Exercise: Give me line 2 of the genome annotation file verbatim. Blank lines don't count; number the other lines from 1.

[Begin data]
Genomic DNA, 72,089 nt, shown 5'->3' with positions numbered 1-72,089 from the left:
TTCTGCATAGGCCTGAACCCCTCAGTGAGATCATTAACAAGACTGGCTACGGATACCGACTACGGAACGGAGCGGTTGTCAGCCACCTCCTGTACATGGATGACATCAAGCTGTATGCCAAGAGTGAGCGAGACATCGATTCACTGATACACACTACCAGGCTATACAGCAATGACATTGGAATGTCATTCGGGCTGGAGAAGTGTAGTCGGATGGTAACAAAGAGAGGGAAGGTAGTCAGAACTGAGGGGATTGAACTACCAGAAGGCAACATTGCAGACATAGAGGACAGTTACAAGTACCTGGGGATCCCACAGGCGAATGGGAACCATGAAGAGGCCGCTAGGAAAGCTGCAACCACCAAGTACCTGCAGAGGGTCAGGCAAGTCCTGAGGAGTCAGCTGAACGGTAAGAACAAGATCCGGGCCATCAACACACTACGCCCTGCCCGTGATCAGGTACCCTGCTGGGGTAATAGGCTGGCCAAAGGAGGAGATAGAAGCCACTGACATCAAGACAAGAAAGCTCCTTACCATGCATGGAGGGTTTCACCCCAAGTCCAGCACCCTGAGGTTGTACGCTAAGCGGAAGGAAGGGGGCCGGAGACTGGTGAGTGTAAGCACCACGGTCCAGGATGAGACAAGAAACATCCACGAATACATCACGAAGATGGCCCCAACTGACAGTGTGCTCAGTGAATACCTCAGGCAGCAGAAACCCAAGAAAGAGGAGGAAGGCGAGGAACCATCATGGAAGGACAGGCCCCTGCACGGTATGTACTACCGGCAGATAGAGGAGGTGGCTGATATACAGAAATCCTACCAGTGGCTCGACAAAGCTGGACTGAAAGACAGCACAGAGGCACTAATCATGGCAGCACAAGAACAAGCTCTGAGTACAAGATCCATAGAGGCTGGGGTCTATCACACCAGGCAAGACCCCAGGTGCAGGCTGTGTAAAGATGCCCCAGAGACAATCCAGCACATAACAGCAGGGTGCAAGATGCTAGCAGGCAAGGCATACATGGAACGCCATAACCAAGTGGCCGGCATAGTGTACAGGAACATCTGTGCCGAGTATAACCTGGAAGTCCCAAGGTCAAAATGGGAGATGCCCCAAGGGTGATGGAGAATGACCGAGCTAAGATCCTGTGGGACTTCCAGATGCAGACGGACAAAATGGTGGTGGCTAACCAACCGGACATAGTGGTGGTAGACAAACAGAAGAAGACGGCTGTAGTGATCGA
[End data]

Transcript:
TTCTGCATAGGCCTGAACCCCTCAGTGAGATCATTAACAAGACTGGCTACGGATACCGACTACGGAACGGAGCGGTTGTCAGCCACCTCCTGTACATGGATGACATCAAGCTGTATGCCAAGAGTGAGCGAGACATCGATTCACTGATACACACTACCAGGCTATACAGCAATGACATTGGAATGTCATTCGGGCTGGAGAAGTGTAGTCGGATGGTAACAAAGAGAGGGAAGGTAGTCAGAACTGAGGGGATTGAACTACCAGAAGGCAACATTGCAGACATAGAGGACAGTTACAAGTACCTGGGGATCCCACAGGCGAATGGGAACCATGAAGAGGCCGCTAGGAAAGCTGCAACCACCAAGTACCTGCAGAGGGTCAGGCAAGTCCTGAGGAGTCAGCTGAACGGTAAGAACAAGATCCGGGCCATCAACACACTACGCCCTGCCCGTGATCAGGTACCCTGCTGGGGTAATAGGCTGGCCAAAGGAGGAGATAGAAGCCACTGACATCAAGACAAGAAAGCTCCTTACCATGCATGGAGGGTTTCACCCCAAGTCCAGCACCCTGAGGTTGTACGCTAAGCGGAAGGAAGGGGGCCGGAGACTGGTGAGTGTAAGCACCACGGTCCAGGATGAGACAAGAAACATCCACGAATACATCACGAAGATGGCCCCAACTGACAGTGTGCTCAGTGAATACCTCAGGCAGCAGAAACCCAAGAAAGAGGAGGAAGGCGAGGAACCATCATGGAAGGACAGGCCCCTGCACGGTATGTACTACCGGCAGATAGAGGAGGTGGCTGATATACAGAAATCCTACCAGTGGCTCGACAAAGCTGGACTGAAAGACAGCACAGAGGCACTAATCATGGCAGCACAAGAACAAGCTCTGAGTACAAGATCCATAGAGGCTGGGGTCTATCACACCAGGCAAGACCCCAGGTGCAGGCTGTGTAAAGATGCCCCAGAGACAATCCAGCACATAACAGCAGGGTGCAAGATGCTAGCAGGCAAGGCATACATGGAACGCCATAACCAAGTGGCCGGCATAGTGTACAGGAACATCTGTGCCGAGTATAACCTGGAAGTCCCAAGGTCAAAATGGGAGATGCCCCAAGGGTGATGGAGAATGACCGAGCTAAGATCCTGTGGGACTTCCAGATGCAGACGGACAAAATGGTGGTGGCTAACCAACCGGACATAGTGGTGGTAGACAAACAGAAGAAGACGGCTGTAGTGATCGA